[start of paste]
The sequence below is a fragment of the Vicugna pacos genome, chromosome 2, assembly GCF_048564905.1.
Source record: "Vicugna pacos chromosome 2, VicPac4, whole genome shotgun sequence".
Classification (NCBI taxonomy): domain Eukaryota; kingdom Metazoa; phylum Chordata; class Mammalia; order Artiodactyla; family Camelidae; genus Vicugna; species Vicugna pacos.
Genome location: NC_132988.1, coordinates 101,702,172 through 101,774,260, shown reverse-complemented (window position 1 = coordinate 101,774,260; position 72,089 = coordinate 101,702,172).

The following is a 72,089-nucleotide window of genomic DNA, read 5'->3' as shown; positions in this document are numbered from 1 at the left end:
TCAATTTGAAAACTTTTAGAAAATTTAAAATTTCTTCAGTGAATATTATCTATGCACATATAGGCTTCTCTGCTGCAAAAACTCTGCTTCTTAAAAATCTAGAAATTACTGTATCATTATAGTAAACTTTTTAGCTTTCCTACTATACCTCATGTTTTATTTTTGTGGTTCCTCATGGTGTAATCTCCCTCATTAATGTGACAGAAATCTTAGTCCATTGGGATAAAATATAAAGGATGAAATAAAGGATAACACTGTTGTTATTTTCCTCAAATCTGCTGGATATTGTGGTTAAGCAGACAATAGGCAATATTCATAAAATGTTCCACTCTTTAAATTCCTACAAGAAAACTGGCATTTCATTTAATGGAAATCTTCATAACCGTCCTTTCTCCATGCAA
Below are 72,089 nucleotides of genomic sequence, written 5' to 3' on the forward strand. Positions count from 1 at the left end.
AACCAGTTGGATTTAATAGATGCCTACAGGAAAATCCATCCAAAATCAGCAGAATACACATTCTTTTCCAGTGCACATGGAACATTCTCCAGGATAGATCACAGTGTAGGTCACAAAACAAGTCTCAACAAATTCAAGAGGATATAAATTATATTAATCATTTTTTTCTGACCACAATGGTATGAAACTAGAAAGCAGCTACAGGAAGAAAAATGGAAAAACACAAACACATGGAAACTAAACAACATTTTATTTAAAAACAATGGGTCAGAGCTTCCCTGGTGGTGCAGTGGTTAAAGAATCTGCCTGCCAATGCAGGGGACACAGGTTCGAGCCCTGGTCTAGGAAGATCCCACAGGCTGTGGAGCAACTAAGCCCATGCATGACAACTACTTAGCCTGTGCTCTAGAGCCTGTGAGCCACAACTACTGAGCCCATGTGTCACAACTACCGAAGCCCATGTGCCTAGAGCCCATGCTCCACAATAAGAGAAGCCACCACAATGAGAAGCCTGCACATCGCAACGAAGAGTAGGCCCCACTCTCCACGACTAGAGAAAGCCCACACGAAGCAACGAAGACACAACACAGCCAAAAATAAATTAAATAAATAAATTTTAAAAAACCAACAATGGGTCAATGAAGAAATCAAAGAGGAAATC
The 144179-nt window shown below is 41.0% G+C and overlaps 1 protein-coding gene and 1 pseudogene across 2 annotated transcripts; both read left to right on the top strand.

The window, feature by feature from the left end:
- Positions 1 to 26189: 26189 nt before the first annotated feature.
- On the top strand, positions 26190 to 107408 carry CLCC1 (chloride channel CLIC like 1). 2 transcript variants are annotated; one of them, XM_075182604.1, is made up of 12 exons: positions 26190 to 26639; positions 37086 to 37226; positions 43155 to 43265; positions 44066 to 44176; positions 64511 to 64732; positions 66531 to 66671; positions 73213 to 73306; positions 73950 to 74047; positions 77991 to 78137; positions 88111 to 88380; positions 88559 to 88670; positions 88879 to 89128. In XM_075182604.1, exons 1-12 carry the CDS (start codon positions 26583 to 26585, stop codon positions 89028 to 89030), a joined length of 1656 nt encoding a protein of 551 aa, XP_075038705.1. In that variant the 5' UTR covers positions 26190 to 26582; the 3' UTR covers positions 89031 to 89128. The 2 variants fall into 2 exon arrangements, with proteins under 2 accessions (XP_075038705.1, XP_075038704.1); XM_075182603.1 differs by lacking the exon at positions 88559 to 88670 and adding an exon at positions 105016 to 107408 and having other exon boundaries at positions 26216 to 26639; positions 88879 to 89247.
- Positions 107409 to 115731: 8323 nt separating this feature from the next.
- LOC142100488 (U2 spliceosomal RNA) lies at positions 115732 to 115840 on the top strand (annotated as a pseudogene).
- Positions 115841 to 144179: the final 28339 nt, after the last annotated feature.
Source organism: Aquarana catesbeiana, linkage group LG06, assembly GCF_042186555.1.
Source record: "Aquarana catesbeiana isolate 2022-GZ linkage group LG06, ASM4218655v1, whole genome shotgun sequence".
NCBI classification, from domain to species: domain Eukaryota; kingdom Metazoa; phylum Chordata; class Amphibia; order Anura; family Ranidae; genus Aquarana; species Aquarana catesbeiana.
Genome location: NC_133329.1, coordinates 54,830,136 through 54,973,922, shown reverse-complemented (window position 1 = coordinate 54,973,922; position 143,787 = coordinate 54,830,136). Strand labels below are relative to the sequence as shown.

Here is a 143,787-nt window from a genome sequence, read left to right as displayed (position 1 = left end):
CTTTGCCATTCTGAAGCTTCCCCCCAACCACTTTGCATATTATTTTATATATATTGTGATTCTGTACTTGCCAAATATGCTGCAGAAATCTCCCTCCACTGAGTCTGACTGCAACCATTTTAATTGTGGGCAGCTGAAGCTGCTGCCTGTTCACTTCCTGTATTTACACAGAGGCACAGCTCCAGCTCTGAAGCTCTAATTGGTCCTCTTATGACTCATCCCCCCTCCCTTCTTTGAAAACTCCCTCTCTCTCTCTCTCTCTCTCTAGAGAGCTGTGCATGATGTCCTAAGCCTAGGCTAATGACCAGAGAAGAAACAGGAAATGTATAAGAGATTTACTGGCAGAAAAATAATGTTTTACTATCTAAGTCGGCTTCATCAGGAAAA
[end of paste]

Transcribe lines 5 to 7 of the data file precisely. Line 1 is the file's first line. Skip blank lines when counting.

The following is a 72,089-nucleotide window of genomic DNA, read 5'->3' as shown; positions in this document are numbered from 1 at the left end:
TCAATTTGAAAACTTTTAGAAAATTTAAAATTTCTTCAGTGAATATTATCTATGCACATATAGGCTTCTCTGCTGCAAAAACTCTGCTTCTTAAAAATCTAGAAATTACTGTATCATTATAGTAAACTTTTTAGCTTTCCTACTATACCTCATGTTTTATTTTTGTGGTTCCTCATGGTGTAATCTCCCTCATTAATGTGACAGAAATCTTAGTCCATTGGGATAAAATATAAAGGATGAAATAAAGGATAACACTGTTGTTATTTTCCTCAAATCTGCTGGATATTGTGGTTAAGCAGACAATAGGCAATATTCATAAAATGTTCCACTCTTTAAATTCCTACAAGAAAACTGGCATTTCATTTAATGGAAATCTTCATAACCGTCCTTTCTCCATGCAA
Below are 72,089 nucleotides of genomic sequence, written 5' to 3' on the forward strand. Positions count from 1 at the left end.